Barack Obama looks like Jimmy Carter on steroids.
What dominated President Carter’s time and led to his downfall — an intractable and protracted Mid-East crisis and a persistently miserable economy — now dominate Obama’s time. Carter solved neither, and neither is Obama.
Philosophers Edmund Burke and George Santayana, respectively, put it well: “Those who don’t know history are destined to repeat it,” and “Those who cannot remember the past are condemned to repeat it.” President Obama verifies that truth.
Swept into office with overwhelming support from Jews and Evangelicals, Carter proceeded to jettison that support. And Barack Obama now follows in his footsteps.
Jews gave Jimmy Carter 75 percent of their votes in 1976, but only 45 percent in 1980. The reason: Carter never forthrightly supported Israel as America’s foremost ally and only democracy in the Middle East. He argued that Israel had to make territorial concessions (in this case the entire Sinai) before there could be peace.
Thus it is with Barack Obama, who argues that Israel must make territorial concessions and freeze construction on land that has been Jewish for 3,500 years.
Professing and loudly proclaiming the Evangelical code words of “born again,” Carter waltzed to victory in the South’s Bible Belt in 1976, but four years later he let Ronald Reagan capture a large share of that vote. The reason: Carter never forthrightly held to such Evangelical litmus-test issues as pro-life.
As to Barack Obama, he wooed and won a significant share of the Evangelical vote in 2008 by soft-pedaling his views on abortion and homosexuality, proclaiming to be a Christian, and by appearing with prominent Evangelical leaders. But like Carter his policy positions have belied his campaign façade.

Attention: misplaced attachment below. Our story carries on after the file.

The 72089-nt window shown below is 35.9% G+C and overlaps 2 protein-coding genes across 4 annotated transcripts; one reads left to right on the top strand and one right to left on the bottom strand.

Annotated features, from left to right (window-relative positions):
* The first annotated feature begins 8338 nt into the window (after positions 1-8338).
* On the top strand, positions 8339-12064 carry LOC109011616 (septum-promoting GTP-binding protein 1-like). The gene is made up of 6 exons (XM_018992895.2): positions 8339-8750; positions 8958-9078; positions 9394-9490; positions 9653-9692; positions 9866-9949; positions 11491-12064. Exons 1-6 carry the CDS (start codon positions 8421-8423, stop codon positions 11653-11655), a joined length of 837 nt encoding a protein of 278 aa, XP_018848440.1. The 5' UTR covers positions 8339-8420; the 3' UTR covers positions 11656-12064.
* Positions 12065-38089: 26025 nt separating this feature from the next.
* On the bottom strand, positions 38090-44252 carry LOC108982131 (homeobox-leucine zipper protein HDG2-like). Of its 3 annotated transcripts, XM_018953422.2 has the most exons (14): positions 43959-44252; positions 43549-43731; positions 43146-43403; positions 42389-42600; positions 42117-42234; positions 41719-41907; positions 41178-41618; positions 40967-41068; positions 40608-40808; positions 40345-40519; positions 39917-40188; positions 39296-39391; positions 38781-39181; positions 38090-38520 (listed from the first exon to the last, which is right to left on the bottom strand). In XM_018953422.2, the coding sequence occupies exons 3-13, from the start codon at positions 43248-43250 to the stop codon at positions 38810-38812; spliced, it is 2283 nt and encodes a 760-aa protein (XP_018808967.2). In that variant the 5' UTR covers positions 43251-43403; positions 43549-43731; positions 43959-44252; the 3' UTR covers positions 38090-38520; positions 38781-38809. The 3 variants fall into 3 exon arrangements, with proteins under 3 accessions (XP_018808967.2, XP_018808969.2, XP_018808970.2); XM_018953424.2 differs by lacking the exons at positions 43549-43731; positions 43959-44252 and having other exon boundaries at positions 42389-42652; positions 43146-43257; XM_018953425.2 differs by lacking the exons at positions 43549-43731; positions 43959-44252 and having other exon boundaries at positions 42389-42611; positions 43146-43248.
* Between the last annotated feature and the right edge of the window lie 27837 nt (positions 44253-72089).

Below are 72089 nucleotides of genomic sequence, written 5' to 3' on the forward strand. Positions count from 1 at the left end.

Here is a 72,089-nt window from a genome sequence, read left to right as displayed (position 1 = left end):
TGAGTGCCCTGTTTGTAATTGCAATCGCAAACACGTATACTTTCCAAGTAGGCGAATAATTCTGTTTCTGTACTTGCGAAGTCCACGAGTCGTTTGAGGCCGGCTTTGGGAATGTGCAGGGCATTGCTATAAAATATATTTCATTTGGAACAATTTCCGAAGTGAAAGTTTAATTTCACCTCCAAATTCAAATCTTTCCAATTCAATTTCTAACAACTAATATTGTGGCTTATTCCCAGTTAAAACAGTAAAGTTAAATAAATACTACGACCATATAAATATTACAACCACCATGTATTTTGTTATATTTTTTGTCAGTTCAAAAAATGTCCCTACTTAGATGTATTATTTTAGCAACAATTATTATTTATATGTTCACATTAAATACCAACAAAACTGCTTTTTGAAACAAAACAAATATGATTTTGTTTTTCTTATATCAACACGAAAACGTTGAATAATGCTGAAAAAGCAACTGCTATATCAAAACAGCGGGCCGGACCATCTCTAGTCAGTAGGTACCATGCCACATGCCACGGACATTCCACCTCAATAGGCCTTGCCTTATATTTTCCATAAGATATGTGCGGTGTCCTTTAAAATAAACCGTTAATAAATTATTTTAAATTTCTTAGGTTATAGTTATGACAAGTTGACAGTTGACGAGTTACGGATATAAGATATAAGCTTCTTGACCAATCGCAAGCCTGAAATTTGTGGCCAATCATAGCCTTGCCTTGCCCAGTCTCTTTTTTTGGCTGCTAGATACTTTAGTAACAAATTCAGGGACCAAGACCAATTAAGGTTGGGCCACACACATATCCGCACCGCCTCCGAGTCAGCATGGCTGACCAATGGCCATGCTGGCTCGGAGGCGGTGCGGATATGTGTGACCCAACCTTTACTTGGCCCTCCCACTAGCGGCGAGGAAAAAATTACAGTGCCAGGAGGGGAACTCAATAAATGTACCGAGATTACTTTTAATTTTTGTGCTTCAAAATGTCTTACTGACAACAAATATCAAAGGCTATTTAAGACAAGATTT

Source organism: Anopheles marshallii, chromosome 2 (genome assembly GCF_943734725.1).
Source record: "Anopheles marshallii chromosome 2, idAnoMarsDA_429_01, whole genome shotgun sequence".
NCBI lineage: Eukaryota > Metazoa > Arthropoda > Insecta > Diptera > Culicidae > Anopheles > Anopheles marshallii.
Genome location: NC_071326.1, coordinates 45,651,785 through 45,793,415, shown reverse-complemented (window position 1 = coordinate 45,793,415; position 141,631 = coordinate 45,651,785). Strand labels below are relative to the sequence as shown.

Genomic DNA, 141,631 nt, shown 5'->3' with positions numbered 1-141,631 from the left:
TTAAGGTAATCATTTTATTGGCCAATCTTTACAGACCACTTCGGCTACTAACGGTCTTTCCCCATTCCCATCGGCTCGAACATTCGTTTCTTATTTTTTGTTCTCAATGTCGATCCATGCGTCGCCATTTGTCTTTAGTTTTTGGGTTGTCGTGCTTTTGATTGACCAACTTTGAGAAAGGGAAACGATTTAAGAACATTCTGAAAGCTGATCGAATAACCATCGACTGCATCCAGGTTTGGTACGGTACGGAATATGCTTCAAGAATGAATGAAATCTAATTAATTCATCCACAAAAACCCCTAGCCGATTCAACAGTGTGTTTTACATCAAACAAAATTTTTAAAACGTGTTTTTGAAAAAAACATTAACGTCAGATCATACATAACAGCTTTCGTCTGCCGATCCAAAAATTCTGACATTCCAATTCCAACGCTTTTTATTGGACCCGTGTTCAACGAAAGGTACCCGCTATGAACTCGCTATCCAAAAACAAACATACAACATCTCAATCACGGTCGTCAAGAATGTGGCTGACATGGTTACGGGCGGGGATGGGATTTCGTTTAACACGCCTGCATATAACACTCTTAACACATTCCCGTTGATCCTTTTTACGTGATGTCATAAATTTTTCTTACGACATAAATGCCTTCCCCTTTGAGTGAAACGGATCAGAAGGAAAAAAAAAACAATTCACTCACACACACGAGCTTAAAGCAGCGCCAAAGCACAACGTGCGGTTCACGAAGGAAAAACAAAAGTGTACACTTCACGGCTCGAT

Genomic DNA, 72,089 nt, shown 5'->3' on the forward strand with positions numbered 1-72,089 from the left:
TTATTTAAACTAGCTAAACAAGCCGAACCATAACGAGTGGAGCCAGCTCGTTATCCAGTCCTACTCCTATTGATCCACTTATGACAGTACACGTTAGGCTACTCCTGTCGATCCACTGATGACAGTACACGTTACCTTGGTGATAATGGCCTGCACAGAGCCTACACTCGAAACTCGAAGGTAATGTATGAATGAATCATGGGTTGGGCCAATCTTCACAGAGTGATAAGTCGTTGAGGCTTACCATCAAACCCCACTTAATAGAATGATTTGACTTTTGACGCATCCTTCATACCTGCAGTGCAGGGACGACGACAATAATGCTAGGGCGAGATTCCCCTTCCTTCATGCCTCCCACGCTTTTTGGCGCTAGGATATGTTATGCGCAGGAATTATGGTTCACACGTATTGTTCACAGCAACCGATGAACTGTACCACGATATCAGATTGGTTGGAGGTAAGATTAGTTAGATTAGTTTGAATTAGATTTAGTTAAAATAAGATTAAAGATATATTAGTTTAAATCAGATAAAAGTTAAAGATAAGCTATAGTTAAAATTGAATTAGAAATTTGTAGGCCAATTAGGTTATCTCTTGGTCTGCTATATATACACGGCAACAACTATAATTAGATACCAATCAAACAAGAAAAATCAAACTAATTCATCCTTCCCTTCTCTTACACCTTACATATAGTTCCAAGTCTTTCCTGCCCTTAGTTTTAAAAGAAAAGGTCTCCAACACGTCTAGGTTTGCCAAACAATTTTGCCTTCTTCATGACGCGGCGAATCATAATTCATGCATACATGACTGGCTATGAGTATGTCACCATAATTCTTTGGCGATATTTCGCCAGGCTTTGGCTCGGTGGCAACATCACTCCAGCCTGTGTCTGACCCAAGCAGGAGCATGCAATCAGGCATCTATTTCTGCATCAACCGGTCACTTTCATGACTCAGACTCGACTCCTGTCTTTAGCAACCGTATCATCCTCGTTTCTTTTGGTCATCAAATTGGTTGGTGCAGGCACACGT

But it’s more than the issues they face. Their styles mirror one another. Both have speaking styles much like that of a college professor, long on detail and explanation and short on inspiration.
Carter, the engineer, liked to delve into the technical details of problems, while Obama, the erstwhile professor, pursues lengthy analysis. In both instances, deciding on a solution and inspirationally presenting it to the public fail them.
Ironically Carter and Obama are excellent speakers, but not in the mold of Abraham Lincoln, Franklin Roosevelt, John F. Kennedy, and Ronald Reagan, who inspired Americans to follow a clear course of action.
In his classic book, Presidential Power, the late Richard E. Neustadt states that “Presidential power is the power to persuade.” Carter lost that power, which Obama is now losing, because key constituencies, including the general public, policy-making elites, interest groups, and Congress lost confidence in his leadership.
Carter increasingly found it difficult to lead even his own party in the Congress, a problem now confronting Obama, who has compounded his problem. Rather than clearly laying out his agenda to the Congress with specific proposals, he has let Congress fill in the blanks as to what he wants.
Critics thought that Carter had a Messianic complex, which made it difficult for him to compromise. And his famous campaign statement, “You can trust me,” quickly came back to haunt him when scandal struck his long-time friend and adviser from Georgia, Director of the Office of Management and Budget Bert Lance.
Early in his administration, Carter relied on his "Georgia Mafia" as his key advisers and shunned working with key leaders in Washington.
The ante has been upped for Barack Obama. Critics tagged him as “the anointed one,” because of his apparent condescending and superior attitude. And he, too, had his "Chicago Mafia" in key White House positions, such as Rahm Emanuel and David Axelrod.
Public opinion polling reveals substantial disenchantment with Carter and Obama. For example, Gallup reports that fewer than 50 percent of Americans approve of Barack Obama’s job performance, which puts him in the loser’s bracket along with Jimmy Carter.
Dr. Charles Dunn is a Distinguished Professor of Government at Regent University and author of "The Seven Laws of Presidential Leadership" (Pearson Prentice-Hall 2007).
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